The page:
In a discreet park in Jerusalem we meet to discuss allegations that soldiers like him often mistreat Palestinian minors, suspected of throwing stones.

Mr Efrati – who left the army five months ago – says the allegations are true:

”I never arrested anyone younger than nine or 10, but 14, 13, 11 for me, they’re still kids. But they’re arrested like adults.

“Every soldier who was in the Occupied Territories can tell you the same story. The first months after I left the army I dreamed about kids all the time. Jewish kids. Arab kids. Screaming.

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Book Review: Ecology and Socialism: Inseparable Revolutions

6 August, 2009 — Climate and Capitalism

The Ecological Revolution: Making Peace with the Planet, by John Bellamy Foster. Monthly Review Press, 2009. Reviewed by Simon Butler

Karl Marx and Frederick Engels famously urged the world’s workers to unite because they had a world to win, and nothing to lose but their chains. Today, the reality of climate change and worsening environmental breakdowns globally adds a further vital dimension to this strident vision of human liberation. We still have a world to win – but we also have a world to lose.

With books such as Marx’s Ecology and The Vulnerable Planet, John Bellamy Foster, editor of the US-based socialist journal Monthly Review, has earned a reputation as one of the English-speaking world’s most persuasive voices arguing for fundamental social change to tackle the looming ecological catastrophe.

His new book, The Ecological Revolution, could not have been published at a more timely moment. It argues a solution to the ecological crisis ‘is now either revolutionary or it is false.’ It is a call for urgent action and an intervention into the debates about the kind of action needed to win this ‘race’ for the future.

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Who Wants Sanctions on Iran? By Hamid Dabashi

6 August, 2009 — CNN

In a recent congressional hearing, House Foreign Affairs Committee Chairman Howard Berman called the Iran Refined Petroleum Sanctions Act “a sword of Damocles over the Iranians” that will soon come down if President Obama’s diplomatic overture did not show signs of success by the fall.

That sword is no mere metaphor and might kill more than the president’s diplomatic overture.

Hamid Dabashi at the “Hunger Strike” for Iran, New York City, 25 July 2009

The hearing came as demonstrators around the globe joined Iranians protesting the brutal crackdown of the uprising against the beleaguered regime and as a kangaroo court began the trial of the leading reformists while the contested second-term presidency of Mahmoud Ahmadinejad was about to be summarily inaugurated.

Of the six invited panelists at this hearing, three — Patrick Clawson of the Washington Institute for Near East Policy, Orde Kittrie of the Foundation for Defense of Democracies, and Michael Rubin of the American Enterprise Institute — maintained that the United States should impose more severe economic sanctions on Iran.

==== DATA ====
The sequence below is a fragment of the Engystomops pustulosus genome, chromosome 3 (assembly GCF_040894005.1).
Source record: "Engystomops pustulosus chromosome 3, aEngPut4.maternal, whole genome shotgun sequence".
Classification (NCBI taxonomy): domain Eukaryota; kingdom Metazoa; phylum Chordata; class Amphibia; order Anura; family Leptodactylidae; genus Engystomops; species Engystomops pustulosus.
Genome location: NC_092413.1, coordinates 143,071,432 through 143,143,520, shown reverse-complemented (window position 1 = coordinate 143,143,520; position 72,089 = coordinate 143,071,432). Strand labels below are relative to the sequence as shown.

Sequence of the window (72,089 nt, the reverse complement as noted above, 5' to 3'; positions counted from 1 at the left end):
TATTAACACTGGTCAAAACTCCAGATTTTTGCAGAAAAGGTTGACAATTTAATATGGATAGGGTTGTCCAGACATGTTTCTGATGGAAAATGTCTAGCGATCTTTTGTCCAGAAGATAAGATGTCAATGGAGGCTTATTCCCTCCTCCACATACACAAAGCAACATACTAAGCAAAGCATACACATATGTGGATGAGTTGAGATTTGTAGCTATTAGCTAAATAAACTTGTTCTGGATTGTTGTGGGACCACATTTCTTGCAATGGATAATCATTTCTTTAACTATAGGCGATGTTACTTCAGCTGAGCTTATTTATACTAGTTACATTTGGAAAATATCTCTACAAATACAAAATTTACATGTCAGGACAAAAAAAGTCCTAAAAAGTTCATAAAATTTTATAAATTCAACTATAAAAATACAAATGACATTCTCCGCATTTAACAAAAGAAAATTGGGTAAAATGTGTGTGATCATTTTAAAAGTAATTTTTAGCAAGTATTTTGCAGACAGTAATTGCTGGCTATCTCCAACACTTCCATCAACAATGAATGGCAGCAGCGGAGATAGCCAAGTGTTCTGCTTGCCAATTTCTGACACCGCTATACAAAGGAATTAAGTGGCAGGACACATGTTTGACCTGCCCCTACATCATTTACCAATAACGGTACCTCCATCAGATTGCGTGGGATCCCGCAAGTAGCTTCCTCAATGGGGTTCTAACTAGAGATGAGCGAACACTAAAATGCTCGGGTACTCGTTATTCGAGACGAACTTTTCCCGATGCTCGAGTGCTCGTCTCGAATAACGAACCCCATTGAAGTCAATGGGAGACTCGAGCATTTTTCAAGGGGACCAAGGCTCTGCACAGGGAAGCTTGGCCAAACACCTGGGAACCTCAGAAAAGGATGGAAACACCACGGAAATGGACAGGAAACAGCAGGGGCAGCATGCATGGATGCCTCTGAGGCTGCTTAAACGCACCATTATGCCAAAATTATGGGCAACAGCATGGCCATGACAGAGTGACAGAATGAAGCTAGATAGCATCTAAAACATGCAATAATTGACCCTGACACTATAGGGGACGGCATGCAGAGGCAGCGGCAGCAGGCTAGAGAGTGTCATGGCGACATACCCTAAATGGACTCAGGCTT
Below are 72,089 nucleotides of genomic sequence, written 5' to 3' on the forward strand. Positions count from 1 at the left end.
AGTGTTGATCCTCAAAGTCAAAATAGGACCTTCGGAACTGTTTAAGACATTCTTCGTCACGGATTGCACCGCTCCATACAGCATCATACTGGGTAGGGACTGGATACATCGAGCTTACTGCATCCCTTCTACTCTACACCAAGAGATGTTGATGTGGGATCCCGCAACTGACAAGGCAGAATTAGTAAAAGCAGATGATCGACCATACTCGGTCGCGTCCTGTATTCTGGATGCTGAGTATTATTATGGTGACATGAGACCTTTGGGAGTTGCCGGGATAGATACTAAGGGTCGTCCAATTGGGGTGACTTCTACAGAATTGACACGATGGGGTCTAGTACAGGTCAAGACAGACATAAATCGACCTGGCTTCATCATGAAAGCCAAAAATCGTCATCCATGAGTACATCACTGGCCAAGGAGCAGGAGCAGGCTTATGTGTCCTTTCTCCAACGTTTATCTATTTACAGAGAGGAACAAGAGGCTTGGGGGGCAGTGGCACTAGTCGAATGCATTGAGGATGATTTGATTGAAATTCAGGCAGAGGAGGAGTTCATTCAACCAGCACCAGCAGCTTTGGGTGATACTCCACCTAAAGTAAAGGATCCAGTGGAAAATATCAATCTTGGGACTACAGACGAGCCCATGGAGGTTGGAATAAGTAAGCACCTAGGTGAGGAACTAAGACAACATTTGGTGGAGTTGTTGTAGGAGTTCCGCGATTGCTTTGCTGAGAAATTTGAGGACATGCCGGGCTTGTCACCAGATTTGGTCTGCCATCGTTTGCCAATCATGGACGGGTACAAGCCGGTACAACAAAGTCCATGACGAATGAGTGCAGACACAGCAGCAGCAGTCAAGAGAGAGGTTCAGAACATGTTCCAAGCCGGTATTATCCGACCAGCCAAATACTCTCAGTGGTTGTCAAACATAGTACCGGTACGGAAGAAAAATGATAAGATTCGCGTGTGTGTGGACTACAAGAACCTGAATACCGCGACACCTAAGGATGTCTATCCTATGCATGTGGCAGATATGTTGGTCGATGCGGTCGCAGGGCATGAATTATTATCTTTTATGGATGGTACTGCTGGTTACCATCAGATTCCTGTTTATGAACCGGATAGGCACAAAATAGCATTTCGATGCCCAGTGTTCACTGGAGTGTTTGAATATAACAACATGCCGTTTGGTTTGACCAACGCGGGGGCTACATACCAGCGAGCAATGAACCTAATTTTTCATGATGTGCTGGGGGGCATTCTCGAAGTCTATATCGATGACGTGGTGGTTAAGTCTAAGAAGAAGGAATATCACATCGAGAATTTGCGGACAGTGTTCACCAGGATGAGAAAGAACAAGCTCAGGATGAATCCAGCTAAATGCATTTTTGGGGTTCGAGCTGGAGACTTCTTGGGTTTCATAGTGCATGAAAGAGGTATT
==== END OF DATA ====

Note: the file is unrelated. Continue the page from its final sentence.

Suzanne Maloney of the Brookings Institution and Karim Sadjadpour of the Carnegie Endowment for International Peace were counseling that Congress wait until “the dust has settled” over the current crisis before imposing such sanctions.

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The Ecocide of Palestine

7 August, 2009 — Jewbonics

It is a long-standing Israeli practice to destroy Palestinian agriculture. In 2005, 25 dunums of Palestinian land in Qaffin were confiscated by Israeli settlers under the aegis of the Israeli Defense Forces. Since 2005, Jewish settlers have set thousands of acres of orange, almond, and olive trees aflame. Olive trees bear fruit in the Mediterranean littoral for hundreds of years. Palestinian farmers can trace the lineage of their trees to the planter and the year planted. Apart from the commercial losses entailed in this destruction, the destruction of the olive trees is like the erasure of communal memory.

5500 dunums of Qaffin’s land is either behind the apartheid wall or buried underneath it. 1100 dunums of Akkaba’s land is separated from its population or devastated by the wall. This amounts to 25 percent of the villages’ land, the same percentage of the West Bank’s total agricultural land that the Wall appropriates. Qaffin and Akkaba are microcosms of Palestinian agriculture. Farmers in the West Bank are everywhere separated from their land by a sinuous barrier of concrete, motion-sensors, razor-wire, guard-posts, and guns. 12.4 percent of the Palestinian population is separated from the arable land it ostensibly owns and attempts to farm.

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Via Campesina, "August 11, 2009: Global Action Day for Honduras"

7 August, 2009 — Via Campesina

To the sisters and brothers of all the regions of Via Campesina
To the sisters and brothers of all social movements
To all the people of the world

Since the military coup — after more than 38 days of untiring efforts by thousands of farmers, women, indigenous people, teachers, students, unionists, and ordinary citizens of the cities and the countryside to reverse it and to recover democracy and dignity — the repression by the coup participants has not notched the fighting spirit of the heroic Honduran people.

This struggle has now entered a crucial phase as the farmers movement and the National Front of Resistance Against the Coup d’Etat have summoned the social, union, and democratic movements to a National March that begins on the 5th of August and will culminate on the 11th of August in Tegucigalpa and San Pedro Sula.

In support of this National March and our sister and brother farmers and all the Honduran people, Via Campesina calls on you to participate in a ‘Global Day of Action for Honduras,’ which will take place on the 11th of August of this year. We seek to mount strong solidarity efforts carrying out political and cultural mobilization, concrete actions, and political pressure and lobbying, as well as any and all possible activities that help advance the Honduran popular resistance in defeating this military coup.

We ask you to inform us about your plans of action and work for the ‘Day of Global Action for Honduras’ as soon as possible.


Write to Via Campesina Honduras:
Wendy Cruz: wendycruzsanchez@yahoo.ca
Mabel Marquez: mabelmarquez07@gmail.com

Henry Saragih
International Coordinator of Via Campesina

En Espanol